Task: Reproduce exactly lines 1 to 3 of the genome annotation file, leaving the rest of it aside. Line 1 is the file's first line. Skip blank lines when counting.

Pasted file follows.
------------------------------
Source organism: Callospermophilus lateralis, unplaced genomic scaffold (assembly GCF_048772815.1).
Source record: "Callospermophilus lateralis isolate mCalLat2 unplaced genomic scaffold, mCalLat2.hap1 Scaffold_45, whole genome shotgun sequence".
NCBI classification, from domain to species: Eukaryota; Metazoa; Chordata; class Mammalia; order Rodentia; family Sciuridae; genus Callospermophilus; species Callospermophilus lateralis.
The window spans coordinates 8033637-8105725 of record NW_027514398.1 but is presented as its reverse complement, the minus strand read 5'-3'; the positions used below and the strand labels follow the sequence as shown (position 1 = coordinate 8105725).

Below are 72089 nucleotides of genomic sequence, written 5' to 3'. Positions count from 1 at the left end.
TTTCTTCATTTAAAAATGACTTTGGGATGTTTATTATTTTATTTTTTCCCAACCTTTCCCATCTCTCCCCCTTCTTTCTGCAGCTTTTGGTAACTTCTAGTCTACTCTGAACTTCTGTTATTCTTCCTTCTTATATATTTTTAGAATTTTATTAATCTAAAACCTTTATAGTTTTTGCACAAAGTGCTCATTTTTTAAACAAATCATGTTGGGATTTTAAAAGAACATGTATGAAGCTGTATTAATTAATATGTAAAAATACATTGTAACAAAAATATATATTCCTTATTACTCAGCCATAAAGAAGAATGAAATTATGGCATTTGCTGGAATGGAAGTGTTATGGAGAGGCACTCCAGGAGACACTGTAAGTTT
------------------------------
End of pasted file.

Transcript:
Source organism: Callospermophilus lateralis, unplaced genomic scaffold (assembly GCF_048772815.1).
Source record: "Callospermophilus lateralis isolate mCalLat2 unplaced genomic scaffold, mCalLat2.hap1 Scaffold_45, whole genome shotgun sequence".
NCBI classification, from domain to species: Eukaryota; Metazoa; Chordata; class Mammalia; order Rodentia; family Sciuridae; genus Callospermophilus; species Callospermophilus lateralis.